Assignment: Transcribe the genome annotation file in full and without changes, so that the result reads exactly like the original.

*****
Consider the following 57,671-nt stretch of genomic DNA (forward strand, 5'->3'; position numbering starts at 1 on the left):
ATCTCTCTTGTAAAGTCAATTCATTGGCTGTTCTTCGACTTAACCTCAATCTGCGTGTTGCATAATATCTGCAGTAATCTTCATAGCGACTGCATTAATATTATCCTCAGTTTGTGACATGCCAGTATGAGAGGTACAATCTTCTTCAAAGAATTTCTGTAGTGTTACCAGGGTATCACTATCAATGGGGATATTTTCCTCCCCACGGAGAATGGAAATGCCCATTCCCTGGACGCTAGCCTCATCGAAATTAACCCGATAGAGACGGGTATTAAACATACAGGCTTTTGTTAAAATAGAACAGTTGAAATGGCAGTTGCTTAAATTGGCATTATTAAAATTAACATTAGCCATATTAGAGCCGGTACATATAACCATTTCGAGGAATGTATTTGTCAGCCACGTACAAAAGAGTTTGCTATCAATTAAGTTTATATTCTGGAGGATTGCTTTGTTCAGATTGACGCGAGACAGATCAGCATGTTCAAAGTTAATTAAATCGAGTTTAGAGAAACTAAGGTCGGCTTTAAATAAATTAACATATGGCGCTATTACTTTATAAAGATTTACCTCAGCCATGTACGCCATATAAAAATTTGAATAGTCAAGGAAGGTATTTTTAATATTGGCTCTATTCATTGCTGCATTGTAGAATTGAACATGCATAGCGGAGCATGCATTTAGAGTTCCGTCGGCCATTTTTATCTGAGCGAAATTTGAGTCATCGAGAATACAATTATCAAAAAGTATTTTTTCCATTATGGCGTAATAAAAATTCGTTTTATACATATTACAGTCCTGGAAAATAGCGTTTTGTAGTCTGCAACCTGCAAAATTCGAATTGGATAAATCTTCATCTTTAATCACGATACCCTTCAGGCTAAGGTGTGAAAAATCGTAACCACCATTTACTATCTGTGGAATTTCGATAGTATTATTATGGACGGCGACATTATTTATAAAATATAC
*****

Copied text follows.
Consider the following 57,671-nt stretch of genomic DNA (forward strand, 5'->3'; position numbering starts at 1 on the left):
ATCTCTCTTGTAAAGTCAATTCATTGGCTGTTCTTCGACTTAACCTCAATCTGCGTGTTGCATAATATCTGCAGTAATCTTCATAGCGACTGCATTAATATTATCCTCAGTTTGTGACATGCCAGTATGAGAGGTACAATCTTCTTCAAAGAATTTCTGTAGTGTTACCAGGGTATCACTATCAATGGGGATATTTTCCTCCCCACGGAGAATGGAAATGCCCATTCCCTGGACGCTAGCCTCATCGAAATTAACCCGATAGAGACGGGTATTAAACATACAGGCTTTTGTTAAAATAGAACAGTTGAAATGGCAGTTGCTTAAATTGGCATTATTAAAATTAACATTAGCCATATTAGAGCCGGTACATATAACCATTTCGAGGAATGTATTTGTCAGCCACGTACAAAAGAGTTTGCTATCAATTAAGTTTATATTCTGGAGGATTGCTTTGTTCAGATTGACGCGAGACAGATCAGCATGTTCAAAGTTAATTAAATCGAGTTTAGAGAAACTAAGGTCGGCTTTAAATAAATTAACATATGGCGCTATTACTTTATAAAGATTTACCTCAGCCATGTACGCCATATAAAAATTTGAATAGTCAAGGAAGGTATTTTTAATATTGGCTCTATTCATTGCTGCATTGTAGAATTGAACATGCATAGCGGAGCATGCATTTAGAGTTCCGTCGGCCATTTTTATCTGAGCGAAATTTGAGTCATCGAGAATACAATTATCAAAAAGTATTTTTTCCATTATGGCGTAATAAAAATTCGTTTTATACATATTACAGTCCTGGAAAATAGCGTTTTGTAGTCTGCAACCTGCAAAATTCGAATTGGATAAATCTTCATCTTTAATCACGATACCCTTCAGGCTAAGGTGTGAAAAATCGTAACCACCATTTACTATCTGTGGAATTTCGATAGTATTATTATGGACGGCGACATTATTTATAAAATATAC